of “endless” adjusting screws 56 suitably mount
ed` on or adjacent said Ways. These adjustable again automatically stopping the conveyor with
carriers I4 in the wells 26, 2|, 22.
brackets 54, 54 serve as “take ups” for independ
For handling liquid solvent and transferring it 15
ently adjusting the two chains 48, 48 to the de
from one part of the apparatus to another, as may
sired degree of ’tautness or slackness. For sus
taining the long uppermost chain runs between be required, there is shown a system including a
able chain ways or guides 51 may be provided,
20 mounted on the top structure 4I by means of
angle brackets 58, as shown in Figs. I and III.
There are also pairs of large sprockets 59, 66
on transverse shafts 6|, 62 which are mounted in
bearing brackets 63 projecting outward from the
25 lower uprights 35 at each end of the lower frame
section 36. These sprockets 59, 66 are so located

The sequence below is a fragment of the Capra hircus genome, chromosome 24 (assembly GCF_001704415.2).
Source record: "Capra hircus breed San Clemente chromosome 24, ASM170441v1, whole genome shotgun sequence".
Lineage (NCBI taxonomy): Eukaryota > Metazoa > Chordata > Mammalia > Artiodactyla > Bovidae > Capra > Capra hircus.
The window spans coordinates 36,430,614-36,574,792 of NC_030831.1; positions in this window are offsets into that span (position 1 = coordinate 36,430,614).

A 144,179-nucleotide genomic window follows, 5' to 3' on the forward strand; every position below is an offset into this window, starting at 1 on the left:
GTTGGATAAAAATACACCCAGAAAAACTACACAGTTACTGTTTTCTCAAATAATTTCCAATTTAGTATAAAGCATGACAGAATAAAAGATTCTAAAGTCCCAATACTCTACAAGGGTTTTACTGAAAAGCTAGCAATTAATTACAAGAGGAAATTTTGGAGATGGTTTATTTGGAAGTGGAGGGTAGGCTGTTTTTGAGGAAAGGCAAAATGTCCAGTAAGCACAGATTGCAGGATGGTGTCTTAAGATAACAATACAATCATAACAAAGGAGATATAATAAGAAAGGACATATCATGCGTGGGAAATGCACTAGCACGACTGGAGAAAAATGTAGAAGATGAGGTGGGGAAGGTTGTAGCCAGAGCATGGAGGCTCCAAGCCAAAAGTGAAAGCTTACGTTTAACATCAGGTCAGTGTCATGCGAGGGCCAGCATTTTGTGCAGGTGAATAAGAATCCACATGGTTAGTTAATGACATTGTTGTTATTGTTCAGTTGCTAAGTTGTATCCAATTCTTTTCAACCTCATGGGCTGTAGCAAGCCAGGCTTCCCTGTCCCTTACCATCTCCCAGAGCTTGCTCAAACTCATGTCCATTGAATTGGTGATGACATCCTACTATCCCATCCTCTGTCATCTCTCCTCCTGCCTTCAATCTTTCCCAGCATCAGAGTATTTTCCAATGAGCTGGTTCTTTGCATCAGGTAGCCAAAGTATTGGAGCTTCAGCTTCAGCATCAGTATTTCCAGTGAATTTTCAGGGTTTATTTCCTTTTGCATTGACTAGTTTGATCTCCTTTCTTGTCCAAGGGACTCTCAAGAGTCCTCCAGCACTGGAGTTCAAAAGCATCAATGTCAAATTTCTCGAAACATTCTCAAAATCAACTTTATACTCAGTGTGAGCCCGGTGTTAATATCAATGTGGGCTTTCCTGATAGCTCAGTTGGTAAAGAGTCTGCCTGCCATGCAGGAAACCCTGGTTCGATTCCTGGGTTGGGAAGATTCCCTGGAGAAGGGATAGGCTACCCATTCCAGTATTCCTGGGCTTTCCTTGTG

relative to the path of travel of the work and the
work carriers I4 that the shafts 6|, 62 do not
interfere with them. The upper portions 64 of
30 the shaft bearing brackets 63 are removable, so
that the shafts 6|, 62 and their >sprockets 59, 66
can easily be released and removed. 'I'his allows
the whole conveyor system Il to be lifted out of
or away from the vessel I6 and the lower frame
section 36, along with the cover I3 and the upper
frameA section 3| ,-which may normally be se
cured to the lower section 36 by bolts (not shown)
through their engaging members, or in any other
suitable way.
The conveyor system I I may con
veniently be driven by an (electric) motor 65
mounted on transverse angle bar members 66, 66
interconnecting the horizontals 36, through a
speed reduction gearing 61 and a chain and
sprocket drive 68 to a sprocket wheel 69 on the
outer end of the sprocket shaft 62, outside the
corresponding bearing bracket 63.
Preferably, the travel of the conveyor system
II is intermittent, with stationary periods while
the carriers I4 are in the wells 26, 2|, 22. Such
intermittent operation of the conveyor system ||
may be produced automatically, or semi-auto
matically, as preferred, by suitable control of the
electric supply circuit 16 of the conveyor motor
65 by the conveyor || itself.
As shown, the con
veyor || is provided with a cam device 1| for
each carrier I4, attached to one of the sprocket